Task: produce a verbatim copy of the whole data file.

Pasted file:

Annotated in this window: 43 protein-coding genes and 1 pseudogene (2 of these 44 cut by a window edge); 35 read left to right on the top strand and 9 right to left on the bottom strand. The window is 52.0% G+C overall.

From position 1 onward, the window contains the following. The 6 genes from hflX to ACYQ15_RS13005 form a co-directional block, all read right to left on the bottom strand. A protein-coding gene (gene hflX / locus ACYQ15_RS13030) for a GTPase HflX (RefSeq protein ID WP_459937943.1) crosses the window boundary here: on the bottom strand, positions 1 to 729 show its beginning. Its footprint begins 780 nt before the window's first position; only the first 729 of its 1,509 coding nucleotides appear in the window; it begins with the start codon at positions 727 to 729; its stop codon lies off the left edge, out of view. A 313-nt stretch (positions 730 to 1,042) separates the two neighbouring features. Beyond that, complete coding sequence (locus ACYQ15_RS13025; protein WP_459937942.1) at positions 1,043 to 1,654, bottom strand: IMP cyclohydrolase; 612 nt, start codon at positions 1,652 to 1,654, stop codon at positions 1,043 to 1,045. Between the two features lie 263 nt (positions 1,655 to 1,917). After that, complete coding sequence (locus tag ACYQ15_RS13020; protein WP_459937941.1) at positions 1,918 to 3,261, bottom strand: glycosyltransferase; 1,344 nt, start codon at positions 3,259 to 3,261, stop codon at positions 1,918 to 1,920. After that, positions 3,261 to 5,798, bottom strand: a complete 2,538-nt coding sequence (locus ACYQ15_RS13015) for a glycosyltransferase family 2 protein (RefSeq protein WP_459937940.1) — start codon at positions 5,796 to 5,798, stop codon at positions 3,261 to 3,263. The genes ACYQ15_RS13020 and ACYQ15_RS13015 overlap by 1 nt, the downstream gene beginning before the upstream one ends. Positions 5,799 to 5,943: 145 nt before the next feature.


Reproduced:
Annotated in this window: 43 protein-coding genes and 1 pseudogene (2 of these 44 cut by a window edge); 35 read left to right on the top strand and 9 right to left on the bottom strand. The window is 52.0% G+C overall.

From position 1 onward, the window contains the following. The 6 genes from hflX to ACYQ15_RS13005 form a co-directional block, all read right to left on the bottom strand. A protein-coding gene (gene hflX / locus ACYQ15_RS13030) for a GTPase HflX (RefSeq protein ID WP_459937943.1) crosses the window boundary here: on the bottom strand, positions 1 to 729 show its beginning. Its footprint begins 780 nt before the window's first position; only the first 729 of its 1,509 coding nucleotides appear in the window; it begins with the start codon at positions 727 to 729; its stop codon lies off the left edge, out of view. A 313-nt stretch (positions 730 to 1,042) separates the two neighbouring features. Beyond that, complete coding sequence (locus ACYQ15_RS13025; protein WP_459937942.1) at positions 1,043 to 1,654, bottom strand: IMP cyclohydrolase; 612 nt, start codon at positions 1,652 to 1,654, stop codon at positions 1,043 to 1,045. Between the two features lie 263 nt (positions 1,655 to 1,917). After that, complete coding sequence (locus tag ACYQ15_RS13020; protein WP_459937941.1) at positions 1,918 to 3,261, bottom strand: glycosyltransferase; 1,344 nt, start codon at positions 3,259 to 3,261, stop codon at positions 1,918 to 1,920. After that, positions 3,261 to 5,798, bottom strand: a complete 2,538-nt coding sequence (locus ACYQ15_RS13015) for a glycosyltransferase family 2 protein (RefSeq protein WP_459937940.1) — start codon at positions 5,796 to 5,798, stop codon at positions 3,261 to 3,263. The genes ACYQ15_RS13020 and ACYQ15_RS13015 overlap by 1 nt, the downstream gene beginning before the upstream one ends. Positions 5,799 to 5,943: 145 nt before the next feature.